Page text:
Kenyan MPs To Demand Enforcement of Laws Criminalizing Homosexuality
Members of Kenya’s parliament are upset that the nation’s anti-gay laws are not being enforced to an extent they find sufficiently draconian and have thus decided to question their Director of Public Prosecutions Keriako Tobiko (pictured above) and Attorney General Githu Muigai in an attempt to find answers and redirect public policy on the subject. According to Standard Media:
The legislators say that in spite of the existence of the law banning homosexual behaviour, gays have had leverage to operate with impunity as the State appears helpless in cracking down on what they insist are outlaws.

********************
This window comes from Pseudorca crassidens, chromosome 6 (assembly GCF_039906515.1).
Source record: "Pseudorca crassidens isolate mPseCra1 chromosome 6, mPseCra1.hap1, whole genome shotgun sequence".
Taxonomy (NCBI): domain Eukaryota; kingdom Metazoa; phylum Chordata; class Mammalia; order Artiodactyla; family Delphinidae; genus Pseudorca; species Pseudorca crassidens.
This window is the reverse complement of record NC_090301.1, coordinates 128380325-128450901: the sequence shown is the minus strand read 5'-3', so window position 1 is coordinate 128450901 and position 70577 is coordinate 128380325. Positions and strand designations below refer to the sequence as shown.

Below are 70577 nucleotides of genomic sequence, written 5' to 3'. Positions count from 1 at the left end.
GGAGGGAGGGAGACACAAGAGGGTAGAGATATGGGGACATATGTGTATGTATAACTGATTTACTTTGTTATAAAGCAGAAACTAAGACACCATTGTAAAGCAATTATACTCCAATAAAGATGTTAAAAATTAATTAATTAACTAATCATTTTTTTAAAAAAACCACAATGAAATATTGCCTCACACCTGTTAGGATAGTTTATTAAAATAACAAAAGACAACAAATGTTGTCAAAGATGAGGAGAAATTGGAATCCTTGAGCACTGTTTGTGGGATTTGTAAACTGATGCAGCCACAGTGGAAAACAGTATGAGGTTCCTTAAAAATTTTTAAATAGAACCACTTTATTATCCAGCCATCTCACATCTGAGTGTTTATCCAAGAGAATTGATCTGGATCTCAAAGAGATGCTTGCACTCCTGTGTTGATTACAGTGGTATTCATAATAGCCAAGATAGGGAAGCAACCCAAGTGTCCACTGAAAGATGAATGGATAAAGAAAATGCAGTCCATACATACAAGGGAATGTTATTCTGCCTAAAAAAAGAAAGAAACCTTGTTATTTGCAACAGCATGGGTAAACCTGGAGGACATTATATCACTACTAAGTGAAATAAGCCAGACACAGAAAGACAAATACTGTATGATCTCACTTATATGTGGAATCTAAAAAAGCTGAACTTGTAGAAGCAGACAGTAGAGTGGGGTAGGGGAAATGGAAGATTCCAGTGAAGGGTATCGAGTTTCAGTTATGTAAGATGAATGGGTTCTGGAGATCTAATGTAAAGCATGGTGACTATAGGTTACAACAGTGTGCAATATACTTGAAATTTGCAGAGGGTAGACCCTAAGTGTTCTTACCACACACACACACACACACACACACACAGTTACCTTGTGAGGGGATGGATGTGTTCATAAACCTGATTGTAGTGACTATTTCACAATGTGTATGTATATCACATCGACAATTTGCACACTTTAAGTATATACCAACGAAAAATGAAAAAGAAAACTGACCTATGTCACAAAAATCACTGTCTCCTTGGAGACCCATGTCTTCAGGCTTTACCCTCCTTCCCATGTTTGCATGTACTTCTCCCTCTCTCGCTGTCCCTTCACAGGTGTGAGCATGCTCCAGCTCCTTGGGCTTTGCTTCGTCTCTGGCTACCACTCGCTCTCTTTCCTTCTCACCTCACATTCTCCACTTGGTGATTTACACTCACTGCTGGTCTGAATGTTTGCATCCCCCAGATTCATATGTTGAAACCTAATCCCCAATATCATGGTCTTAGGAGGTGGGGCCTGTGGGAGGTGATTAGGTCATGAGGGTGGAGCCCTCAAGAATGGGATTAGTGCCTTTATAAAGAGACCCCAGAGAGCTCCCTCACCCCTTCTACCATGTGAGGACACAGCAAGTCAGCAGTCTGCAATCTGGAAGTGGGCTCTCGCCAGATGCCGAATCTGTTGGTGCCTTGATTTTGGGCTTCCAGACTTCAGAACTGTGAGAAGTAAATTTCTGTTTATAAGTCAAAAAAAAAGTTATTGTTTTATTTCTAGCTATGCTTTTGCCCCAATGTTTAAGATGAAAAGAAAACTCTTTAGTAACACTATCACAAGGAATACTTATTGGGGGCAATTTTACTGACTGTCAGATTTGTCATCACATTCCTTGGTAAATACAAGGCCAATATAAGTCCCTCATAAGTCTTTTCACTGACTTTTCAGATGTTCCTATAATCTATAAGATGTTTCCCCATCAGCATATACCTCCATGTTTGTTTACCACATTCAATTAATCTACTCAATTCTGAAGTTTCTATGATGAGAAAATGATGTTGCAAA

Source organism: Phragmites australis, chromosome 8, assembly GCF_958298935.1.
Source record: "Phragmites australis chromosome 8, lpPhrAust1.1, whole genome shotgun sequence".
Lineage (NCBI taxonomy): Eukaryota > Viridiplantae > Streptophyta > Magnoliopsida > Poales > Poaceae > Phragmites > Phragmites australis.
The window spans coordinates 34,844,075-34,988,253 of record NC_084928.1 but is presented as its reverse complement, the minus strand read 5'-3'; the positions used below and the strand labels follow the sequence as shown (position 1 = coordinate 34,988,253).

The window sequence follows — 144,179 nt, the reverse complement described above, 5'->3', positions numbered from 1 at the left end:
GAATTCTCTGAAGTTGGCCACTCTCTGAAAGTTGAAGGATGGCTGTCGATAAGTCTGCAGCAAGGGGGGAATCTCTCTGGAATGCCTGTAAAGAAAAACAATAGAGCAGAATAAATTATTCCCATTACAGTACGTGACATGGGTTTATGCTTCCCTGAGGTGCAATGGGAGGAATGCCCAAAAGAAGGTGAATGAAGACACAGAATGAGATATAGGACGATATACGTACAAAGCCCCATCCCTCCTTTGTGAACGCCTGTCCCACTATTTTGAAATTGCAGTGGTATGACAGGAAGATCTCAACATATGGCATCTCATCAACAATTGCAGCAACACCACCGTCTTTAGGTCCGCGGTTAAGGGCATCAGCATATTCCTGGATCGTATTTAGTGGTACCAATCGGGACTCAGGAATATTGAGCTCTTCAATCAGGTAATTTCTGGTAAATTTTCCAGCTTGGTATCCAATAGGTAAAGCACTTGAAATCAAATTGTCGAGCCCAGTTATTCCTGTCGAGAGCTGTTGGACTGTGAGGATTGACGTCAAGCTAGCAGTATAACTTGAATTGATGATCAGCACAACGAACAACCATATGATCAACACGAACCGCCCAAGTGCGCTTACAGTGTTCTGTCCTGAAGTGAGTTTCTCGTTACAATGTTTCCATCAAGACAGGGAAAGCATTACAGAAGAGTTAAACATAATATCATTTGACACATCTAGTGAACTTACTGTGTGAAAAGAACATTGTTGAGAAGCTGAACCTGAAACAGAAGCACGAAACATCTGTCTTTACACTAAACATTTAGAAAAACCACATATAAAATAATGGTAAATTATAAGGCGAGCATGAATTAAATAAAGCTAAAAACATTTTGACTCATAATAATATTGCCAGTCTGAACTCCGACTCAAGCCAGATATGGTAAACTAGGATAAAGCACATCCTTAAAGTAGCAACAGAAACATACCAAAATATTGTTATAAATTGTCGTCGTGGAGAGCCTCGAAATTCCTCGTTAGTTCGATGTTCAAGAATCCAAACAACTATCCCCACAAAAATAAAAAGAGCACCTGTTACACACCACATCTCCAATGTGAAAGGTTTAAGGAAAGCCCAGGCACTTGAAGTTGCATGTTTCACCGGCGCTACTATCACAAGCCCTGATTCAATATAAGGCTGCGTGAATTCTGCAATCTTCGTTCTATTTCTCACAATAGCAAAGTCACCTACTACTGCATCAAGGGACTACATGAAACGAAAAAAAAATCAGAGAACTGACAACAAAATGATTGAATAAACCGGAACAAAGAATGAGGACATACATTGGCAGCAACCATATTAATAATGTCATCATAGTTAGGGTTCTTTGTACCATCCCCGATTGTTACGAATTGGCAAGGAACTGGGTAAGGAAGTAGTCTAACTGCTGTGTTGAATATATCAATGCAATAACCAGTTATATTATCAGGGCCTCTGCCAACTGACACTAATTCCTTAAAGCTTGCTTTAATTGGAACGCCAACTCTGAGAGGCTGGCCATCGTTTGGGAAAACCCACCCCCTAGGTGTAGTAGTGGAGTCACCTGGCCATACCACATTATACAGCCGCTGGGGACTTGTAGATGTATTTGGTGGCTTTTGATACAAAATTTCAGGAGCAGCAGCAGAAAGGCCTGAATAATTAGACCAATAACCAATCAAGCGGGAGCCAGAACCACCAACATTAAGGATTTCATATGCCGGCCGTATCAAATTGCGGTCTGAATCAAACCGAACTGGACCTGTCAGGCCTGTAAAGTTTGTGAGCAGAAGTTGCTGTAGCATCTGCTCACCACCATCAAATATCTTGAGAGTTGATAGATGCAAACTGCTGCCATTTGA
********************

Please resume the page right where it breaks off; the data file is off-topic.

Three MPs allied to Jubilee [a four party political coalition] last evening convened a Press conference where they announced their plan to summon the two and also launched an anti-gay caucus of parliamentarians.
MPs Irungu Kangata (Kiharu), John Njoroge (Kasarani) and Julius Ndegwa (Lamu West) said they were appalled by recent activities of pro- gay groups demonstrating in support of homosexuals in Nairobi and Mombasa.
The activities which the ministers refer to will likely include the recent protests organized by LGBT rights activists in Kenya regarding neighboring Uganda’s newly enacted anti-gay bill along with the celebration of Pride at the U.S. Embassy in Nairobi back in June of 2012.
Kenya remains a dangerous place to be openly gay as the nation’s penal code, first enacted in 1930 and revised in 2006, still criminalizes homosexuality. As reported here, a man was stoned to death in 2012 after it was discovered he had sex with another man.